Network News

X My Profile
View More Activity

Death of Prince George's Interim Election Chief

[The following item was submitted by Washington Post Staff Writer Rosalind S. Helderman]

Prince George's County lost a long-time public servant Saturday when Robert J. Antonetti Sr., who had been serving as interim elections administrator, died suddenly at age 70.

Antonetti ran elections in Prince George's for 30 years, before leaving in 2000 to become elections chief in Howard County. He retired in 2004 but returned to Prince George's to help the county through the 2006 election season, after administrator Robin Downs Colbert resigned just a few weeks before the September primary, complaining that the state had pushed the transition to electronic voting and registration too quickly.

Antonetti acknowledged that the primary election that followed was deeply flawed, with vote counting continuing for days after polls closed, as workers hunted down dozens of data cards that were accidentally left in electronic voting machines. Some poll judges did not show up for the day; others were poorly trained.

The November count ran more smoothly, though long lines kept some voters waiting until almost midnight.

Antonetti had been intending to step down from his temporary post and return to retirement in June, when a new Board of Elections appointed by Gov. Martin O'Malley (D) takes over. With Antonetti's death, the outgoing board asked Deputy Elections Administrator Alisha Alexander to fill in as interim chief until June.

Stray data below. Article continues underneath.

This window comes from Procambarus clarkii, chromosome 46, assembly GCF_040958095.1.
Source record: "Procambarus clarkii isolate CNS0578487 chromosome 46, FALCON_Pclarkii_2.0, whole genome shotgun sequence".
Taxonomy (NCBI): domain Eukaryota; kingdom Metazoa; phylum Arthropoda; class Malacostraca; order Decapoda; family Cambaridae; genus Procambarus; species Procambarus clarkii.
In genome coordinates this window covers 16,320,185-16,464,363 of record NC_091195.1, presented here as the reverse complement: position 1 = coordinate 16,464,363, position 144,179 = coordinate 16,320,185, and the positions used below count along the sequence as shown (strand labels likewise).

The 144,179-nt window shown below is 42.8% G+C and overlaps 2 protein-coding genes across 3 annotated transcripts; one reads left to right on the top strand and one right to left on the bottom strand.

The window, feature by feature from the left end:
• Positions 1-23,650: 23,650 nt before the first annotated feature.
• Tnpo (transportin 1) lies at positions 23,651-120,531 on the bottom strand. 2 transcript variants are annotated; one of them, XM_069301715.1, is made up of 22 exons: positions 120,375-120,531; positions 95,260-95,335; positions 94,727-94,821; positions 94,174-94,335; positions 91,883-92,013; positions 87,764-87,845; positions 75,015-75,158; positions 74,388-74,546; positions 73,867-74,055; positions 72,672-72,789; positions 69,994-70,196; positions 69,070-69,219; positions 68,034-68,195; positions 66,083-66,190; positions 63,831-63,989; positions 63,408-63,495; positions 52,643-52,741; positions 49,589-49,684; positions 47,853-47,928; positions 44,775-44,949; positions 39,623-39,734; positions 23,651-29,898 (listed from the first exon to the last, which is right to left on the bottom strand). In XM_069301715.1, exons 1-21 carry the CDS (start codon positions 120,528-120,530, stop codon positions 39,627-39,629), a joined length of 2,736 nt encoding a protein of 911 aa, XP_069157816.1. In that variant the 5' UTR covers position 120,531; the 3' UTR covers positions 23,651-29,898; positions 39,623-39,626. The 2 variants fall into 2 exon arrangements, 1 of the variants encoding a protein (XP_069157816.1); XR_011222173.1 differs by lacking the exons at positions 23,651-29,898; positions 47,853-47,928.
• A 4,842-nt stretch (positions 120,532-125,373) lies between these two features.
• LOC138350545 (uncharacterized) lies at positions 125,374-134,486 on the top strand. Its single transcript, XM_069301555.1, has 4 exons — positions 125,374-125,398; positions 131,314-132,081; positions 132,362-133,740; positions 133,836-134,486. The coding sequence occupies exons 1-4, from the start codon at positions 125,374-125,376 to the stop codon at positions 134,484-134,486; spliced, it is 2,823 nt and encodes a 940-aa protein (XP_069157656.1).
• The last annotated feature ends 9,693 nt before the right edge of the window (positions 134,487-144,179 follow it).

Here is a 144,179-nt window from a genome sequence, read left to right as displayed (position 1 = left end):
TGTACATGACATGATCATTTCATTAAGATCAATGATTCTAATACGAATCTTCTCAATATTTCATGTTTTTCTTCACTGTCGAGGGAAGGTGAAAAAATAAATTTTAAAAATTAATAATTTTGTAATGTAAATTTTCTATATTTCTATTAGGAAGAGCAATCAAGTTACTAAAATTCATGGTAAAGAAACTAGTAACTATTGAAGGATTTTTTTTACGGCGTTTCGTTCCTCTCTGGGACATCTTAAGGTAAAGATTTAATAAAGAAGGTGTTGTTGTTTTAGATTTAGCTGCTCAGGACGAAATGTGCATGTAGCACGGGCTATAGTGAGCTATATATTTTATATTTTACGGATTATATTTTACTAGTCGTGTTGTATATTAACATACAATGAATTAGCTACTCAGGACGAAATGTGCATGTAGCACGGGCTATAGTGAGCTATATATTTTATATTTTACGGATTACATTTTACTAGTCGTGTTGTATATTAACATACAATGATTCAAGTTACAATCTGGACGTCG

Outgoing Board President S. John di Stefano praised Antonetti for his management of an office with a staff far smaller than other elections boards. The Prince George's County Board of Elections employed just eight full time staffers in the weeks leading up to the troubled September primary. In Montgomery County, where the election was also beset with problems, the same office employed 25.

"He enjoyed being back to work," Di Stefano said. "He lived for the election business."

Board of Elections Vice President Carl R. Ruble said Antonetti's family told him he died of a heart attack.

By  |  February 27, 2007; 11:52 AM ET
Save & Share:  Send E-mail   Facebook   Twitter   Digg   Yahoo Buzz   StumbleUpon   Technorati   Google Buzz   Previous: Debating Bull Bits in Annapolis
Next: Could Baltimore Smoking Ban Tip State?

No comments have been posted to this entry.

The comments to this entry are closed.

RSS Feed
Subscribe to The Post

© 2010 The Washington Post Company